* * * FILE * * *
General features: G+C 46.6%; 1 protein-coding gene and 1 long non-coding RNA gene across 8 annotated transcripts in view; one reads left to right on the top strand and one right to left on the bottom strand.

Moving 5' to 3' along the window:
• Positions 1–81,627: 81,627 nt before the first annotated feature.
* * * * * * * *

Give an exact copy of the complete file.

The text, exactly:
General features: G+C 46.6%; 1 protein-coding gene and 1 long non-coding RNA gene across 8 annotated transcripts in view; one reads left to right on the top strand and one right to left on the bottom strand.

Moving 5' to 3' along the window:
• Positions 1–81,627: 81,627 nt before the first annotated feature.